Nine out of 10 schools will run out of money by the next school year, as the massive burden of increasing energy bills and salaries takes their toll, observer can reveal.
Early data from the National Association of School Principals — results of a survey of its members later this month — shows that 50% of presidents say their school will be in deficit this year, and nearly all expect it to be in the red by next year. September, when their reserves ran out. This comes in the form of Jeremy Hunt He explained that all departments, including education, are expected to make cuts as part of the government’s debt reduction plan, which will be announced on October 31.
School administrators and academic leaders warn that further spending cuts will push many schools and academic confidence into a cliff, and will result in most schools losing essential faculty and support. “There are no easy solutions left,” said Paul Whiteman, NAHT general secretary. “Schools are cut to the bone. That means hours of teaching, teaching assistants and teachers are cut off.”
Reverend Steve Chalke, whose foundation Oasis operates 52 academies in England, said: “At this burn rate, in less than three years we will be bankrupt. Nobody is in a position to continue eating their reserves for long.” Chalk said electricity and gas costs for schools in his chain have skyrocketed from £26,000 a year to £89,000, even with a six-month energy price cap.
The foundation also has to find an additional £4.5m to increase teachers’ salaries, which was announced this summer after school budgets were set. The increase – which stood at 5% for most teachers and remains well below inflation – is seen as crucial but has left schools faltering because it came without new funding.
Chalk said he is “totally disappointed” that the government is planning further cuts. He added that “any government that neglects the welfare and education of its children would have done better to save for future mental health bills and benefits, and to invest in the justice system.”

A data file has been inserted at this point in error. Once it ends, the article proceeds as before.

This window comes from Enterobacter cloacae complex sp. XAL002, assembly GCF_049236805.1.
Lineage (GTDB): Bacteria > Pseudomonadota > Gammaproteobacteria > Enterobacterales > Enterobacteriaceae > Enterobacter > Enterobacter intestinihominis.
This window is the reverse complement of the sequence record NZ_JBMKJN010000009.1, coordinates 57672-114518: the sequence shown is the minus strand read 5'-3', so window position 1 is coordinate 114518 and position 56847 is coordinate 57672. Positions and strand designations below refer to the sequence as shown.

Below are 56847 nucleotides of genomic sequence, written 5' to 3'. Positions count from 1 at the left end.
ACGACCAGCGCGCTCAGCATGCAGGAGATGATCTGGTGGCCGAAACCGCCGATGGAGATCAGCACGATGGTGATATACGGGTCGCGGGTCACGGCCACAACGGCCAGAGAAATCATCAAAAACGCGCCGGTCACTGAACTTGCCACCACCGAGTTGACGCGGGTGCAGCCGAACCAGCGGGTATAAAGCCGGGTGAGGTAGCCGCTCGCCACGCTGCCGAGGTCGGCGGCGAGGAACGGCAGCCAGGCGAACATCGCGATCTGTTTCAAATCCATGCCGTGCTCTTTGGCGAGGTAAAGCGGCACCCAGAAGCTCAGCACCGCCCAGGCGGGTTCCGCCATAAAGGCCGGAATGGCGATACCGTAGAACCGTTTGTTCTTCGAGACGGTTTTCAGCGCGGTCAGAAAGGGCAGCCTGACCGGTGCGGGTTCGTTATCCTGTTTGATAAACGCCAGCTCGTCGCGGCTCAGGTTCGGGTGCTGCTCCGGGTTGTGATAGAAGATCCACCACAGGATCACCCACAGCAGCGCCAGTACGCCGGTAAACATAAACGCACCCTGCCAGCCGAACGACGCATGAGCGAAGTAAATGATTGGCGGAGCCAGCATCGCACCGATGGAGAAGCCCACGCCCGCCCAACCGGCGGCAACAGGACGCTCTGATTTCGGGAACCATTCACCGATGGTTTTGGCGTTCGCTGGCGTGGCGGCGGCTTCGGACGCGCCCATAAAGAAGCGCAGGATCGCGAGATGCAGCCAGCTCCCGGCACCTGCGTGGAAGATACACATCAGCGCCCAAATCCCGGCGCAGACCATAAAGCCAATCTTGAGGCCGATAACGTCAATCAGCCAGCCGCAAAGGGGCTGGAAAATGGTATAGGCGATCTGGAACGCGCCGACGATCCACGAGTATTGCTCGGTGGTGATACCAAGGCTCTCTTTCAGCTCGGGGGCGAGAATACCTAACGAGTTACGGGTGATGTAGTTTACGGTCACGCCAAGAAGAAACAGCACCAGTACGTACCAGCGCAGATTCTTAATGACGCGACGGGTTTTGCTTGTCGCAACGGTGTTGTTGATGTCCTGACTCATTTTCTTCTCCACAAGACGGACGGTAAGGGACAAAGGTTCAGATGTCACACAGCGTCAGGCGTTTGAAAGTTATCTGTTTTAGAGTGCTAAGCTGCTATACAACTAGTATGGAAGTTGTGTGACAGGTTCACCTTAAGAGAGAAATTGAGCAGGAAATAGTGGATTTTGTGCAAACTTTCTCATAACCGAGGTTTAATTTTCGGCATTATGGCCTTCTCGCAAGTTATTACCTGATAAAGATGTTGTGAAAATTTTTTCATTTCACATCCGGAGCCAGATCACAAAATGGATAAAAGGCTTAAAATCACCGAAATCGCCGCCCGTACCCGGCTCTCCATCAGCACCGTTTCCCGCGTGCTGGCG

A spokesperson for the Department of Education said: “We understand that schools are facing cost pressures due to the international events that have driven up energy prices.” It added that in addition to the energy relief scheme, schools would receive 53.8 billion pounds of core funding this year “including a cash increase of 4 billion pounds”.
But Johnny Otley, chief executive of the Education Alliance Academy Trust, which operates seven schools in Hull and East Yorkshire, said: “I know an executive of a large, successful trust who says that after an unfunded teacher salary increase, they won’t have a continuing concern next year unless there is Additional financing.
Otley’s trust uses reserves to manage energy, repayments and other costs, but he said, “There comes a point where the money simply runs out.” Gary Ratcliffe, chief executive of Galaxy Trust, which operates three primary schools in Dartford, Kent, said his confidence would be fine this year, but “next year will be very difficult if there are more unplanned announcements.” He warned that a “very large funding crisis” was looming.
Ratcliffe’s confidence lies in spending more on mental health support for children and employees who are in a cost-of-living crisis. The school regularly provides food for desperate families, as well as helping parents claim extra benefits or challenge rent increases.
“Families who did not need support before come to us,” he said. “There’s a lot of shame for the hourly father who can, but he still has to go to school and ask for help.”
This year has been uncertain, said Leora Crudas, chief executive of the Federation of Schools Associations, but the next was looking really difficult: “Many funds have to use some or all of their reserves. But the reserves can only be spent once. The government should step in on the Urgently. Public education must be adequately funded by the state.”
Julia Harnden, a finance specialist for the Association of School and College Leaders, said ministers must act now to avoid an impending educational disaster. “These additional costs will necessitate staff reductions, which means more classrooms, fewer curricular options, and less support for students,” she said.